This would have been the 40th anniversary of Terry Fox’s Marathon of Hope, and allowing COVID to disrupt Terry’s legacy seems incredibly wrong, especially when those who are living with cancer are among our most vulnerable. With no assemblies this year, and no mass gatherings, how to run Terry Fox Day at your school will require a little ingenuity!
Here is one way that you can bring the Marathon of Hope to your school:
Instead of a mass run on a single day, turn it into an extended event. Each class walks or runs a route (the distance around the outside edge of our field is 300m, for example) daily or every other day and records how far they have run. Those totals are recorded by the class and submitted to your Terry Fox lead, who can either record the total on a map of Canada, or on a simpler chart. A cut-out of Terry running along a distance-marked length of road would be a great visual as well. You don’t need to be completed by the “official” Terry Fox run day… given the late and complex start to the school year, extending your Terry Fox run/donation time by a few weeks makes sense.
Can your school make it the 5373 km to Thunder Bay? If your school is smaller, you may want to choose a shorter distance… it’s 3101km from Thunder Bay to Victoria, where the Marathon of Hope was to have ended. If you have a large school, maybe you want to try for the full 8474km distance across Canada.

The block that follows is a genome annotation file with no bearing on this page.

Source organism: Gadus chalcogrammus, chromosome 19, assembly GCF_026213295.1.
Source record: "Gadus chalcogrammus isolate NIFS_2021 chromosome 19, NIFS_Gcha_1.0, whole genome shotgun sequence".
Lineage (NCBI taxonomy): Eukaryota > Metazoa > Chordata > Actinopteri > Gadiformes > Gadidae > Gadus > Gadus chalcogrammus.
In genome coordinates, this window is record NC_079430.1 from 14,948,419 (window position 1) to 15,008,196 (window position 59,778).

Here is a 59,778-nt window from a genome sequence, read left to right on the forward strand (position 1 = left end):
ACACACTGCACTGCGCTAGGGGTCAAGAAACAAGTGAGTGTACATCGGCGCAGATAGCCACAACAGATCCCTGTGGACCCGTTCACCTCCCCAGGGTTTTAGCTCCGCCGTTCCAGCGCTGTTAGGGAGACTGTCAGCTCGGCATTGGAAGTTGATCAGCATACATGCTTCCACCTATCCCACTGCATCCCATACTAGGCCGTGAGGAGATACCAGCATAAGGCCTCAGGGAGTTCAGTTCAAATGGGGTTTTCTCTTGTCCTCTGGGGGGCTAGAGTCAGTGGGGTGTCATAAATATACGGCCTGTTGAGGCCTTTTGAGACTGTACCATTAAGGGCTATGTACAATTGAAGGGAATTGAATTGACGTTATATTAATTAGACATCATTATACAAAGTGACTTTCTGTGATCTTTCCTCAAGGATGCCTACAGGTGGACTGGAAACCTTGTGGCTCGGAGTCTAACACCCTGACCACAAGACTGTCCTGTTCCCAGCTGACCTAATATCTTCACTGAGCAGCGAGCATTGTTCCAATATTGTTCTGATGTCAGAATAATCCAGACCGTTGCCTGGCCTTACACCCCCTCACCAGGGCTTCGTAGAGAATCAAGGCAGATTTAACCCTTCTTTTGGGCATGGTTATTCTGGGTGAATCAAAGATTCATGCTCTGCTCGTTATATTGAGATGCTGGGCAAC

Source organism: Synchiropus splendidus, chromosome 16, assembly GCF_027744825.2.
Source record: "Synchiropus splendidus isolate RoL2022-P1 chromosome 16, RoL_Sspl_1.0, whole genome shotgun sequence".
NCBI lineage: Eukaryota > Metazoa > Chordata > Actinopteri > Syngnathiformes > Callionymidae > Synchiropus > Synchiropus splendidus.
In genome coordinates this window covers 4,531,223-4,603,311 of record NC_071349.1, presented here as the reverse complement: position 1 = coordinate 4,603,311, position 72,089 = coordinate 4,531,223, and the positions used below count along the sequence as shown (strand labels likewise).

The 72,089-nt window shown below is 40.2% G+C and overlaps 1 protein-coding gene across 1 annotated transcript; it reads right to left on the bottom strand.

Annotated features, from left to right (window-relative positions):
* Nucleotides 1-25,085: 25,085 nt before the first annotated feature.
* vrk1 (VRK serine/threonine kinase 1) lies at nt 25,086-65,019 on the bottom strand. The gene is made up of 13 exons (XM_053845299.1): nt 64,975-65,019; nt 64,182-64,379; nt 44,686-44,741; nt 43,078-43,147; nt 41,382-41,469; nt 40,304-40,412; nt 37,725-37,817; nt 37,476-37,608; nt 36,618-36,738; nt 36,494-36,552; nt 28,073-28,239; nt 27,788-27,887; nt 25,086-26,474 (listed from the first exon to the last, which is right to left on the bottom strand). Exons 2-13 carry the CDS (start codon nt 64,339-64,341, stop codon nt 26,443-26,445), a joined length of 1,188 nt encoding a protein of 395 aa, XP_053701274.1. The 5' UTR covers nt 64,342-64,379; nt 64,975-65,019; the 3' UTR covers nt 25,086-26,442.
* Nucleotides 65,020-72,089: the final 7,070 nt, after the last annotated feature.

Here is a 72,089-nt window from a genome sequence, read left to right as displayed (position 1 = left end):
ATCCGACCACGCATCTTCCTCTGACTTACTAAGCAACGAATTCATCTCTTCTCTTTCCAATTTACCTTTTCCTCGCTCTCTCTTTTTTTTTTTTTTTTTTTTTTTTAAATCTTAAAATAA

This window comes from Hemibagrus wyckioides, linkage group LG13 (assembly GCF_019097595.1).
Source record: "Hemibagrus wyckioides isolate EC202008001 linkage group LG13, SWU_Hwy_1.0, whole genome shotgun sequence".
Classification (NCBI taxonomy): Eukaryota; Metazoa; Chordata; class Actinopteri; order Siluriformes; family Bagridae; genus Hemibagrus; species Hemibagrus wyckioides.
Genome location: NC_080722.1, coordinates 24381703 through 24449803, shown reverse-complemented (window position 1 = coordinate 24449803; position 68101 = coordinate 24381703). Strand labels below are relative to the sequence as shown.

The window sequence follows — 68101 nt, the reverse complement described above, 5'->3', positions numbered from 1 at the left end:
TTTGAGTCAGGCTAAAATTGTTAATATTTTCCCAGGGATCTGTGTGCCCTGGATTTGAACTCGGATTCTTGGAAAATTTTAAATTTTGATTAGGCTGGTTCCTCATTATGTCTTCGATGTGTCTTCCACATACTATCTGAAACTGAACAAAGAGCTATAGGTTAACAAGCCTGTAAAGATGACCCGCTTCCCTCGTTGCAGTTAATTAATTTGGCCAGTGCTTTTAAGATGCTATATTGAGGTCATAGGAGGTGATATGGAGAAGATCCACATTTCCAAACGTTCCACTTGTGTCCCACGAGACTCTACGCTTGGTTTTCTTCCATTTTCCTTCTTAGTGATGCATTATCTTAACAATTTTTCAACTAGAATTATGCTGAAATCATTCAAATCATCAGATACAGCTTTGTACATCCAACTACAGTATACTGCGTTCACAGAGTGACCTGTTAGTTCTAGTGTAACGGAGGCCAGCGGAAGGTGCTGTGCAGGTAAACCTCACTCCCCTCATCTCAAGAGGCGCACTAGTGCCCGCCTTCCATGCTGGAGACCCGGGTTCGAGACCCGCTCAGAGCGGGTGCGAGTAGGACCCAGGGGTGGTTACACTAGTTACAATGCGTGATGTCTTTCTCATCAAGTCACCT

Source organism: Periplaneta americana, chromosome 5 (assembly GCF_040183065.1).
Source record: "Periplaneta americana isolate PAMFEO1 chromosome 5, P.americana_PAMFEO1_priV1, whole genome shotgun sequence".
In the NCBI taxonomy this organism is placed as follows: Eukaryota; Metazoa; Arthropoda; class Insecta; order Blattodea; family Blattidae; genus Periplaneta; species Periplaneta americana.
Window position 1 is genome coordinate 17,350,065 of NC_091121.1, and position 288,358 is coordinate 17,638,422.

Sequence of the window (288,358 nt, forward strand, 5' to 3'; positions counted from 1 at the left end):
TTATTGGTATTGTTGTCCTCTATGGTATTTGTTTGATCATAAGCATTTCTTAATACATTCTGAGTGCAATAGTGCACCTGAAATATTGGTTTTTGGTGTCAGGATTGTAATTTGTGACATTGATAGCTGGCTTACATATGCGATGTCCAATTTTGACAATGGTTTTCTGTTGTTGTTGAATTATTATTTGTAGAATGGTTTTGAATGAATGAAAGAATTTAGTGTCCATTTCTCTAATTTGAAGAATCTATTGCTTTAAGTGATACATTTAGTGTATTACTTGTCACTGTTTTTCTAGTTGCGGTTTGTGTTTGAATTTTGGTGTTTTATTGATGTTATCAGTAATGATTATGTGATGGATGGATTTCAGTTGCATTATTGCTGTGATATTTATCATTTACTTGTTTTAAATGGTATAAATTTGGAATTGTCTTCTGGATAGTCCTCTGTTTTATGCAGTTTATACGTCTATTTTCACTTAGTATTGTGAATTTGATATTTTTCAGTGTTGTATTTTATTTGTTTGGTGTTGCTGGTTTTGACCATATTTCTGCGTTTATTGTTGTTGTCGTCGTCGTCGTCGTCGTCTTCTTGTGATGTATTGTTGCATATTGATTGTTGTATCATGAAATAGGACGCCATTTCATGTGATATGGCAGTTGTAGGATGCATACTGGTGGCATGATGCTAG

This activity has the advantage of fulfilling DPA requirements, and getting your classes outside into the fresh air! You can also use it to review basic math skills and number sense in the class. For instance, at the Primary level, (our recommendation to our Primary teachers is to round three laps of our field to 1km), counting and keeping track of how many kilometres your class has run can be a great time to practice tens, ones, and grouping/counting by tens. At the older grades, keeping the 300m distance would mean that you can work on adding decimals and multiple of three. If you are having students do as many laps as they can in a given time period and having each student keep track of their own, I’d recommend handing out lap-tokens (I use popsicle sticks, but have also used plastic counters, which can probably be sanitized more easily) as students will tend to lose track of how many laps they have run. Alternately, to simplify your accounting, you can just have students each run 3 or 5 or 10 laps.
The Terry Fox Foundation has a theme of “What’s your 40?” for the 40th anniversary. You can check out in-class activity ideas here: https://terryfox.org/schoolrun/whats-your-40/ One idea might be for your Terry Fox lead to create 40km certificates and to post them up near your distance tracking as a class reaches 40km run. For every 40km after that, another certificate could be added (if, like us, you have 23 divisions, choosing a different colour for each subsequent 40 and layering them may be needed for space constraints!)
While many fundraising techniques (bake sales, for example) are not an option this year, the Terry Fox Foundation has online donation capability, making it easier for friends and family who are more physically distant to participate.
If your school enjoys a robust Terry Fox Day culture, with celebration assemblies and incentives (if you raise $XX, teacher A will do this… if you raise $XXX, teacher B will do this… if we get to $XXXX admin will do this), some of those incentives could be recorded and shared by the teacher in the classroom. This year, given the potential for family incomes to have been affected by COVID, we have chosen to attach the incentives to the number of kilometres run, rather than the money raised… however, we will be promoting fundraising in our school all the same.
Good luck to all BC schools as we continue to honour Terry’s legacy and continue his Marathon of Hope.
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